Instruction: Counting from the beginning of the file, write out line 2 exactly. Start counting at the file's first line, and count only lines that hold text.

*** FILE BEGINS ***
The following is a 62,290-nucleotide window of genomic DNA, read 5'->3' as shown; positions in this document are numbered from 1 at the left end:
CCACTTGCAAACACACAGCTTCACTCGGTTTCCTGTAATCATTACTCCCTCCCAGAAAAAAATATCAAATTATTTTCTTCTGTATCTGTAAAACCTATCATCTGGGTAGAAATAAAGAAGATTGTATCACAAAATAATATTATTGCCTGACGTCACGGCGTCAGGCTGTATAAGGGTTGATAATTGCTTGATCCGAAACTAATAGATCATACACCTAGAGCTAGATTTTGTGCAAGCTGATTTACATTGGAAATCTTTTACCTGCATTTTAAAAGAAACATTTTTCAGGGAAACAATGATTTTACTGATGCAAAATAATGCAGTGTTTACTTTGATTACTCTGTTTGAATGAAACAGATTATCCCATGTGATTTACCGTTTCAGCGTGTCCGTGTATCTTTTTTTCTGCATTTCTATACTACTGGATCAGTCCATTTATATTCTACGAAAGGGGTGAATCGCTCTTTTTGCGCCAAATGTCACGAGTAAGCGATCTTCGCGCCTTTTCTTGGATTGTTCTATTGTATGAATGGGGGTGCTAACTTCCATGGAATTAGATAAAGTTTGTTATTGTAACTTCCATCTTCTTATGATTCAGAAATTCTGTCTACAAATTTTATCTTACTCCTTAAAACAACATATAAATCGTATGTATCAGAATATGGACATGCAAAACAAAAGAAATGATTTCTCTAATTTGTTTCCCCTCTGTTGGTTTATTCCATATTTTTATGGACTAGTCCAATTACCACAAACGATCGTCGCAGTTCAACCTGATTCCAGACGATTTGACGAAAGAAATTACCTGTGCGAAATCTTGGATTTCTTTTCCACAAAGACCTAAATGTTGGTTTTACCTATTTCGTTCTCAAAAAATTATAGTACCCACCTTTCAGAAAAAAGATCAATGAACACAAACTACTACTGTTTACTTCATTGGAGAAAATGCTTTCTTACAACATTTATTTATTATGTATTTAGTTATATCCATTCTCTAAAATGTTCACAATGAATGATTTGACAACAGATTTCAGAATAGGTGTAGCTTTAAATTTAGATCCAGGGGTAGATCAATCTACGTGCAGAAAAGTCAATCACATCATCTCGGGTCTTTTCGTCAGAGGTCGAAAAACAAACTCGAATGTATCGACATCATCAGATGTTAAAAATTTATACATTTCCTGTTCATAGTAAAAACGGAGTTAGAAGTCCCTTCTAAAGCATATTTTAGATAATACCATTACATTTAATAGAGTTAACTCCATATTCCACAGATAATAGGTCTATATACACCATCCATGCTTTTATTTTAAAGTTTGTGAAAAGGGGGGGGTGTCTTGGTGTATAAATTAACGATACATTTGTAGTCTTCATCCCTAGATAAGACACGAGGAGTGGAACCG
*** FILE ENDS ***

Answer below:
CCACTTGCAAACACACAGCTTCACTCGGTTTCCTGTAATCATTACTCCCTCCCAGAAAAAAATATCAAATTATTTTCTTCTGTATCTGTAAAACCTATCATCTGGGTAGAAATAAAGAAGATTGTATCACAAAATAATATTATTGCCTGACGTCACGGCGTCAGGCTGTATAAGGGTTGATAATTGCTTGATCCGAAACTAATAGATCATACACCTAGAGCTAGATTTTGTGCAAGCTGATTTACATTGGAAATCTTTTACCTGCATTTTAAAAGAAACATTTTTCAGGGAAACAATGATTTTACTGATGCAAAATAATGCAGTGTTTACTTTGATTACTCTGTTTGAATGAAACAGATTATCCCATGTGATTTACCGTTTCAGCGTGTCCGTGTATCTTTTTTTCTGCATTTCTATACTACTGGATCAGTCCATTTATATTCTACGAAAGGGGTGAATCGCTCTTTTTGCGCCAAATGTCACGAGTAAGCGATCTTCGCGCCTTTTCTTGGATTGTTCTATTGTATGAATGGGGGTGCTAACTTCCATGGAATTAGATAAAGTTTGTTATTGTAACTTCCATCTTCTTATGATTCAGAAATTCTGTCTACAAATTTTATCTTACTCCTTAAAACAACATATAAATCGTATGTATCAGAATATGGACATGCAAAACAAAAGAAATGATTTCTCTAATTTGTTTCCCCTCTGTTGGTTTATTCCATATTTTTATGGACTAGTCCAATTACCACAAACGATCGTCGCAGTTCAACCTGATTCCAGACGATTTGACGAAAGAAATTACCTGTGCGAAATCTTGGATTTCTTTTCCACAAAGACCTAAATGTTGGTTTTACCTATTTCGTTCTCAAAAAATTATAGTACCCACCTTTCAGAAAAAAGATCAATGAACACAAACTACTACTGTTTACTTCATTGGAGAAAATGCTTTCTTACAACATTTATTTATTATGTATTTAGTTATATCCATTCTCTAAAATGTTCACAATGAATGATTTGACAACAGATTTCAGAATAGGTGTAGCTTTAAATTTAGATCCAGGGGTAGATCAATCTACGTGCAGAAAAGTCAATCACATCATCTCGGGTCTTTTCGTCAGAGGTCGAAAAACAAACTCGAATGTATCGACATCATCAGATGTTAAAAATTTATACATTTCCTGTTCATAGTAAAAACGGAGTTAGAAGTCCCTTCTAAAGCATATTTTAGATAATACCATTACATTTAATAGAGTTAACTCCATATTCCACAGATAATAGGTCTATATACACCATCCATGCTTTTATTTTAAAGTTTGTGAAAAGGGGGGGGTGTCTTGGTGTATAAATTAACGATACATTTGTAGTCTTCATCCCTAGATAAGACACGAGGAGTGGAACCG